IN RE: the Claim of DANIEL G. SMITH

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Supreme Court, Appellate Division, Third Department, New York.

IN RE: the Claim of DANIEL G. SMITH, Appellant.  COMMISSIONER OF LABOR, Respondent.

521824

Decided: April 21, 2016

Before:  Lahtinen, J.P., Garry, Rose and Clark, JJ. Daniel G. Smith, South Glens Falls, appellant pro se. Eric T. Schneiderman, Attorney General, New York City (Bessie Bazile of counsel), for respondent.

MEMORANDUM AND ORDER

Calendar Date:  February 23, 2016

Appeal from a decision of the Unemployment Insurance Appeal Board, filed January 6, 2015, which ruled that claimant was disqualified from receiving unemployment insurance benefits because his employment was terminated due to misconduct.

Substantial evidence supports the decision of the Unemployment Insurance Appeal Board finding that claimant, a technical support representative, was discharged from his employment due to disqualifying misconduct.  “It is well settled that failure to abide by a known policy of the employer can constitute disqualifying misconduct” (Matter of Wise [Commissioner of Labor], 19 AD3d 795, 795 [2005] [citations omitted];  see Matter of Intini [Commissioner of Labor], 123 AD3d 1347, 1349 [2014];  Matter of Brauneisen [GEICO Ins. Co.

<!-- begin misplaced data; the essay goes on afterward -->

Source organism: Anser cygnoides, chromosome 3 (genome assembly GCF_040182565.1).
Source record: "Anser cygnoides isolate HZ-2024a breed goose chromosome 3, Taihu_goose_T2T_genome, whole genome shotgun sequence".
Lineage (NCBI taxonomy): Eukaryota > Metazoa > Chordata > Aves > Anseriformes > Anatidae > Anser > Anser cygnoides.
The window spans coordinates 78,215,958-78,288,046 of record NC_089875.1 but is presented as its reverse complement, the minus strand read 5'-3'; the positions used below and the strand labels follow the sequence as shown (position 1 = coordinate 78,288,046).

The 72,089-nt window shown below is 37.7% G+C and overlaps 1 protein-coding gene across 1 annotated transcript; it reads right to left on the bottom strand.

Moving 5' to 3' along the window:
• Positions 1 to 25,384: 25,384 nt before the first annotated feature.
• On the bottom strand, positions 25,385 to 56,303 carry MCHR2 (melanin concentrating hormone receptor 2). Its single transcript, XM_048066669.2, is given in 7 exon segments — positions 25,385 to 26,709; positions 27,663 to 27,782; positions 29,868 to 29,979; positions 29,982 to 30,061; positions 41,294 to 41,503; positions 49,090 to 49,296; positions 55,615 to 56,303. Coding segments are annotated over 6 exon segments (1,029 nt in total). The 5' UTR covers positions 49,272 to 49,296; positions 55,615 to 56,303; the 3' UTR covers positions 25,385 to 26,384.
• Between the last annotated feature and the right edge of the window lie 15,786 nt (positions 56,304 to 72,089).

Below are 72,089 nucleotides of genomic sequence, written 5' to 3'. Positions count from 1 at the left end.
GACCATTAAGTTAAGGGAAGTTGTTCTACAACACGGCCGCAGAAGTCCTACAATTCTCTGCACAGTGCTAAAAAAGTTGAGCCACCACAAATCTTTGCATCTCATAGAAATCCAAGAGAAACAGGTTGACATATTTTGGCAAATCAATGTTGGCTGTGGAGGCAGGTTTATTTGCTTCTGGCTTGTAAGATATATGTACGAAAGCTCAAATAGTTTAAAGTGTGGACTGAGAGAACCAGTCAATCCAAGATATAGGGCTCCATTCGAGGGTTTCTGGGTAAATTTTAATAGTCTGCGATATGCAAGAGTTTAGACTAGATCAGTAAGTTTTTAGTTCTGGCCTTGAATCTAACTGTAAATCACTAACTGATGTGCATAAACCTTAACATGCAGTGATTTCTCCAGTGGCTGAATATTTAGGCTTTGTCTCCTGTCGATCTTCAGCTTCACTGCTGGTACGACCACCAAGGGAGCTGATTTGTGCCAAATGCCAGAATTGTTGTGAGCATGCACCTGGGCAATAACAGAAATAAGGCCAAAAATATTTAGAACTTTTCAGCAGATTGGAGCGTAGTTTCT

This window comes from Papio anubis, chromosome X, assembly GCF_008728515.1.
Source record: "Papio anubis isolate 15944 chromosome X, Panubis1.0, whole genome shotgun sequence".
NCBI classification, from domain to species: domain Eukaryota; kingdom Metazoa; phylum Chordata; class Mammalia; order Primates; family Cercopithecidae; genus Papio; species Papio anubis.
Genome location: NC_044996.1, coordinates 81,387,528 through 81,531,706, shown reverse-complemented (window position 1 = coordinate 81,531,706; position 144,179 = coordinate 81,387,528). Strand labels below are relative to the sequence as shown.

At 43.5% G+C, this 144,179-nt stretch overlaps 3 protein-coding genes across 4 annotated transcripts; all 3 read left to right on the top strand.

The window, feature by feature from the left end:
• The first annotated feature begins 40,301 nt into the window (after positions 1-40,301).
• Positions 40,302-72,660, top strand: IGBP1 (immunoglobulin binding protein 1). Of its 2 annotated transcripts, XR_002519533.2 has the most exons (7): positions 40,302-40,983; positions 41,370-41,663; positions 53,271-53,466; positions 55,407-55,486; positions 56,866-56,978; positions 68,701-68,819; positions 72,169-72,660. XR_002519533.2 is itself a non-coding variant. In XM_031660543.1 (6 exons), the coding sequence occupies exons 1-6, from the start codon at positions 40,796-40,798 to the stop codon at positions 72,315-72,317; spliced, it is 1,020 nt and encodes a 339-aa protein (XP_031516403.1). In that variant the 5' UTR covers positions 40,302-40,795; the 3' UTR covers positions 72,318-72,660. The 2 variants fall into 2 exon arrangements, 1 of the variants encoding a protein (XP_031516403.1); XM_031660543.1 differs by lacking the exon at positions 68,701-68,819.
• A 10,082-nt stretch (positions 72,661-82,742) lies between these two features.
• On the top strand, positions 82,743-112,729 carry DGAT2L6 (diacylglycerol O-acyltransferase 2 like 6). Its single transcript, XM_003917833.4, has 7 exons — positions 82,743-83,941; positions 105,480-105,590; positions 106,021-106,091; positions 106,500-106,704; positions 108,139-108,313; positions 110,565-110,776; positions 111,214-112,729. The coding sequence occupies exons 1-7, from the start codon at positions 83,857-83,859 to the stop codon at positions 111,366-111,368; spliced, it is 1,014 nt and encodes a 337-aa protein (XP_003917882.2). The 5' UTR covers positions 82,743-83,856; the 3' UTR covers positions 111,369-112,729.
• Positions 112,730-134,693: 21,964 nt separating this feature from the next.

–Commissioner of Labor], 72 AD3d 1381, 1382 [2010] ).  Claimant, who worked from home, admitted that he was aware of the employer's policy that he was not to use the employer-issued computer for personal reasons and that he was not to access the Internet for non-business purposes while speaking on the telephone with a customer.  He further admitted to accessing a pornographic website on the employer's computer while on a call with a customer.  Under these circumstances, we find no reason to disturb the Board's finding that claimant was not entitled to benefits.  Further, contrary to claimant's contention, the question as to whether or not his conduct constituted “gross misconduct” for the purposes of continued health coverage after termination pursuant to the Consolidated Omnibus Budget Reconciliation Act (29 USC §§ 1162[2][A][1];  1163[2] ) is not binding on the Board in determining disqualifying misconduct for unemployment insurance benefit purposes (see generally Matter of Local 54 United Paperworkers Intl. Union [Commissioner of Labor], 301 A.D.2d 922, 923 [2003];  Matter of Scott v. Manzi Taxi & Transp.  Co., 179 A.D.2d 949, 951 [1992], lv denied 80 N.Y.2d 752 [1992] ).

Lahtinen, J.P., Garry, Rose and Clark, JJ., concur.

ORDERED that the decision is affirmed, without costs.

ENTER:

Robert D. Mayberger

Clerk of the Court